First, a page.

I do not know if you feel the throbbing of the land in your chest … you may not feel the spiritual anguish as I see the earth ravaged… but you can no longer escape my fate as the soil turns barren and the rivers poison. (Grand Chief John Kelly, 1977) The Comeback, 2014, 220

The legacy of European style governments and white, Western mission toward First Nation peoples is well known. One could wish it were only a memory, but colonial and paternalistic attitudes still exist, particularly within government policy and practice. John Ralston Saul argues in The Comeback that Canada’s government is colonial and racist, while the majority of Canada’s people are not. I wish this were less obvious.

Saul also argues that this experiment in pluralism and cooperation we call Canada would never have been possible without the generosity of spirit of our FN peoples. He argues that something of the way they see and engage with the world was agreeable to many of the first European settlers – particularly the French — and made this pluralist and democratic experiment possible. We genuinely learned from and embraced something of aboriginal generosity and humility, moving beyond the competitive and possessive self-interest that characterize Western cultures.

Saul’s claim is fascinating because it’s about more than land. I’m not a social historian, but it is clear that FN peoples readily extend the privilege of family to strangers in a way that white Westerners do not. They are an enormously generous people. The boundaries of family are more porous and for our aboriginal peoples.

It appears that, as the years go by, the circle of the Ojibway gets bigger and bigger. Canadians of all colors are entering that circle. You might feel that you have roots somewhere else, but in reality, you are right here with us. I do not know if you feel the throbbing of the land in your chest … you may not feel the spiritual anguish as I see the earth ravaged… but you can no longer escape my fate as the soil turns barren and the rivers poison. (Grand Chief John Kelly, 1977)

Saul notes that aboriginal thought grasps life and reality as a circle, pays more attention to context, sees humanity as a family, and adheres to a holistic worldview. Western thought is linear and analytic, pulls things apart, and our culture is expressed in Cartesian individualism. The popular claim, the dominant modern reading of the bible, is that the bible best represents the latter. Certainly those in government who claim allegiance to Christian faith and make decisions about land and people seem to justify that argument. And the colonial practices of the Church in the last few generations — not only in North American but worldwide — also appear to support that reading.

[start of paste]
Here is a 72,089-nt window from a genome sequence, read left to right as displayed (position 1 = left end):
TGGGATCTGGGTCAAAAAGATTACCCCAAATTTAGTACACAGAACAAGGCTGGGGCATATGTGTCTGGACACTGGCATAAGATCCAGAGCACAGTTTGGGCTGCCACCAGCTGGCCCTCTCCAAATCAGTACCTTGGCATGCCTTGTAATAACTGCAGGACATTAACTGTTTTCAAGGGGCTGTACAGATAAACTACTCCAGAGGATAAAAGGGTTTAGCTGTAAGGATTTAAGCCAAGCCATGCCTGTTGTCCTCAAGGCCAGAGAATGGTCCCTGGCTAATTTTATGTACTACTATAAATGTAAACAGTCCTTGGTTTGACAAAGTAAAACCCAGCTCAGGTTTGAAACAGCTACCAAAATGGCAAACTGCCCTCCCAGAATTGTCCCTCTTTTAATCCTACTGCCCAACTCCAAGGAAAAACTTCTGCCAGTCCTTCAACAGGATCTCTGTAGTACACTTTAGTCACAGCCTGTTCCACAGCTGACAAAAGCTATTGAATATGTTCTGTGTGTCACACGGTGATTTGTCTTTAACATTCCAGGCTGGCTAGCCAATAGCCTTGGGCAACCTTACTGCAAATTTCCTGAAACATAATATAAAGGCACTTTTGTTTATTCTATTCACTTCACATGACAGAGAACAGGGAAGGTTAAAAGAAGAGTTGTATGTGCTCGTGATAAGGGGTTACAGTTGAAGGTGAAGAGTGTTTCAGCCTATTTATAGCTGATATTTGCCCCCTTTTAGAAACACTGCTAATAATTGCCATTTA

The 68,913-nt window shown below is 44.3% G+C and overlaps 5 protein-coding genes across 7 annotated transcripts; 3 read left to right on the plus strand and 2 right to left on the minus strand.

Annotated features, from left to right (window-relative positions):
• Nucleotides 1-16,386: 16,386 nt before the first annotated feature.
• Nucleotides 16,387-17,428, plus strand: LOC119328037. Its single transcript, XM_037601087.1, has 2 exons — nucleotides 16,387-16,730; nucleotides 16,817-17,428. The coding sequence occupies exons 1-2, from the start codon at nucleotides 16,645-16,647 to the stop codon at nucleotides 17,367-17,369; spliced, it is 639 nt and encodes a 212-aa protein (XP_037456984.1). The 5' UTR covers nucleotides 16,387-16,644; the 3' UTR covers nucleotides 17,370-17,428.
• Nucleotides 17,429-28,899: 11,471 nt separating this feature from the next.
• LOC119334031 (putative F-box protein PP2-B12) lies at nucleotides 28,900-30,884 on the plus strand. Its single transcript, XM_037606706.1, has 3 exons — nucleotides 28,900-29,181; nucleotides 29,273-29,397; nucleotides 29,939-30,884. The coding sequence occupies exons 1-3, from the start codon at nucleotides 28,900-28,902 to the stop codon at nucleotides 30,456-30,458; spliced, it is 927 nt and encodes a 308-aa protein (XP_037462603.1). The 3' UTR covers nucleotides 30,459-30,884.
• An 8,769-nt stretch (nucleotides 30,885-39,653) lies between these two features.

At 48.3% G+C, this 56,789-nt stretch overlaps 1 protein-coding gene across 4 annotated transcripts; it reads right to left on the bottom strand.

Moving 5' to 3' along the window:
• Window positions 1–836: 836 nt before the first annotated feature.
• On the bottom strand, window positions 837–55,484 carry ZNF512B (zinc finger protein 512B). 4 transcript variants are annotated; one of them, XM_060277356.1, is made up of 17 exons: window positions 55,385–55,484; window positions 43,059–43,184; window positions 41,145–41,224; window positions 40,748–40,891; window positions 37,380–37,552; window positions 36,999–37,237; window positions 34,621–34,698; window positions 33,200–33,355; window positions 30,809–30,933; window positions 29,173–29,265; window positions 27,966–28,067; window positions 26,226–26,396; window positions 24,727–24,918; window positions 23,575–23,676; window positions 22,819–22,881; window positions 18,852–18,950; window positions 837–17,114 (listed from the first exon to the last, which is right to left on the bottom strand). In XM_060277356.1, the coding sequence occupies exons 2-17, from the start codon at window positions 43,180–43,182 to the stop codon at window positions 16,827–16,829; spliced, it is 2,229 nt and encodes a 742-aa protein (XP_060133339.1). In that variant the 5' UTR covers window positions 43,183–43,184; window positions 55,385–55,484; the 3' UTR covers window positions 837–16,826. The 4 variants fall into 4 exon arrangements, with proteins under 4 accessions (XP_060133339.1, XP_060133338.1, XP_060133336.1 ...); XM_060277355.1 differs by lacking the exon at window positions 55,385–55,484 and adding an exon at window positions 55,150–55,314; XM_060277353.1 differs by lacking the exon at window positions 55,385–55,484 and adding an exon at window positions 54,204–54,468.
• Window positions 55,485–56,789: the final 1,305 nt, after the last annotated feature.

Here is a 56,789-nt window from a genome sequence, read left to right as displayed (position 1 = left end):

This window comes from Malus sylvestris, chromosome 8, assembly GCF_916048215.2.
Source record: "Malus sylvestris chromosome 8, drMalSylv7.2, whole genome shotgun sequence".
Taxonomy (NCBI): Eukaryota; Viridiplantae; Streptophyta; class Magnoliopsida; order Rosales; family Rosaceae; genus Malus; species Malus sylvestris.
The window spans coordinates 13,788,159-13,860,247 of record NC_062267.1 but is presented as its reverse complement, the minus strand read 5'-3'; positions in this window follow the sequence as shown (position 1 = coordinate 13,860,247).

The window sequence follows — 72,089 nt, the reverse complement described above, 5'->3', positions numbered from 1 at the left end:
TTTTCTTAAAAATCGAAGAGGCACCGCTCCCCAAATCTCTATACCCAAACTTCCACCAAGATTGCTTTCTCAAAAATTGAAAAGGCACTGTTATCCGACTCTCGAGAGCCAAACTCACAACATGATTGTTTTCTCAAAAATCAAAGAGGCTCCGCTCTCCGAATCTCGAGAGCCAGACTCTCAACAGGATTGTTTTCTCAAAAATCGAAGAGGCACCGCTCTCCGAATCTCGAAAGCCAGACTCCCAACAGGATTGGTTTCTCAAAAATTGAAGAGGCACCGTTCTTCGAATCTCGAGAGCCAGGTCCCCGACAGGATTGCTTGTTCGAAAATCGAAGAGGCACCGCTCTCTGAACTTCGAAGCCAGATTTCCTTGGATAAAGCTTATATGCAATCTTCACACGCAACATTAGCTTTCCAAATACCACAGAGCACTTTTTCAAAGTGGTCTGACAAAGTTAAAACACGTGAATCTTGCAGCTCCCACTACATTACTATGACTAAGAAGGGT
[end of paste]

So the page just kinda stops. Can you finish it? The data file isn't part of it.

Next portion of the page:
But the reality is that both Old and New Testaments were written within an ancient Eastern worldview. Jesus was part of a small, tribal, ethnic minority. There is a basic congruence between an eastern and Hebraic worldview and that of FN people.

While that has largely been obscured by modern lenses (and the hegemony of European theology), it’s a growing testimony. As the center of Christianity shifts to the global south, other (and older) readings are gaining ground. As we move into a post-secular and post-colonial age, we are suddenly discovering that the bible speaks incisively to colonial issues. How could it not, with the Jews and Christians in the first century held under the oppressive domination of a foreign Roman power? Jesus, part of a marginalized culture at the edge of civilization, was crucified by the dominant powers.

And I believe that’s one reason why so many FN peoples, in spite of the oppressive legacy of the colonizing Church, have embraced Christian faith. They have intuited a deeper truth about Jesus that the church has often obscured. If we can retire the white, European Jesus long enough to see the real man, we might find The Comeback has impact we never dreamt possible, and that even Christian faith can offer resources for healing and reconciliation that we did not anticipate.

Bible and Land

When the missionaries came we had the land and they had the bible. When they left,
we had the bible and they had the land.
Tribal proverb